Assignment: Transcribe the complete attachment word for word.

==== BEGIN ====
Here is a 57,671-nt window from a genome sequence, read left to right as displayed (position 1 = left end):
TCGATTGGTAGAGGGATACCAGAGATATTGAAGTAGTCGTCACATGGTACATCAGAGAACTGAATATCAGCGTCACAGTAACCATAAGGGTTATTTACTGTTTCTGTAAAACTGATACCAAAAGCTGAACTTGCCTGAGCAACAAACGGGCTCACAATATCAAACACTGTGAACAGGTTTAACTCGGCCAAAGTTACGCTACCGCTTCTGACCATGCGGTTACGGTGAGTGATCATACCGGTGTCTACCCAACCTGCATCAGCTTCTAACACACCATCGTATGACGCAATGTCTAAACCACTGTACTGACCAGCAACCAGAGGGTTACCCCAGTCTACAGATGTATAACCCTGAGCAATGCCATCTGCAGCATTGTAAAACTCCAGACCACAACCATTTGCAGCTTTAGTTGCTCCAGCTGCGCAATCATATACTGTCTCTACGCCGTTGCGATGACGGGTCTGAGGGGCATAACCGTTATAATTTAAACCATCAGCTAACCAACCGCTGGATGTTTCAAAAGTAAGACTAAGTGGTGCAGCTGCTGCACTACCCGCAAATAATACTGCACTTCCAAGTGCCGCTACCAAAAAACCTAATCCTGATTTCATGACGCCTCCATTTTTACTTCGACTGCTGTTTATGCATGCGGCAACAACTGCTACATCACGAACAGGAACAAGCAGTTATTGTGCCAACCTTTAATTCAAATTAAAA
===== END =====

Here is a 57,671-nt window from a genome sequence, read left to right as displayed (position 1 = left end):
TCGATTGGTAGAGGGATACCAGAGATATTGAAGTAGTCGTCACATGGTACATCAGAGAACTGAATATCAGCGTCACAGTAACCATAAGGGTTATTTACTGTTTCTGTAAAACTGATACCAAAAGCTGAACTTGCCTGAGCAACAAACGGGCTCACAATATCAAACACTGTGAACAGGTTTAACTCGGCCAAAGTTACGCTACCGCTTCTGACCATGCGGTTACGGTGAGTGATCATACCGGTGTCTACCCAACCTGCATCAGCTTCTAACACACCATCGTATGACGCAATGTCTAAACCACTGTACTGACCAGCAACCAGAGGGTTACCCCAGTCTACAGATGTATAACCCTGAGCAATGCCATCTGCAGCATTGTAAAACTCCAGACCACAACCATTTGCAGCTTTAGTTGCTCCAGCTGCGCAATCATATACTGTCTCTACGCCGTTGCGATGACGGGTCTGAGGGGCATAACCGTTATAATTTAAACCATCAGCTAACCAACCGCTGGATGTTTCAAAAGTAAGACTAAGTGGTGCAGCTGCTGCACTACCCGCAAATAATACTGCACTTCCAAGTGCCGCTACCAAAAAACCTAATCCTGATTTCATGACGCCTCCATTTTTACTTCGACTGCTGTTTATGCATGCGGCAACAACTGCTACATCACGAACAGGAACAAGCAGTTATTGTGCCAACCTTTAATTCAAATTAAAA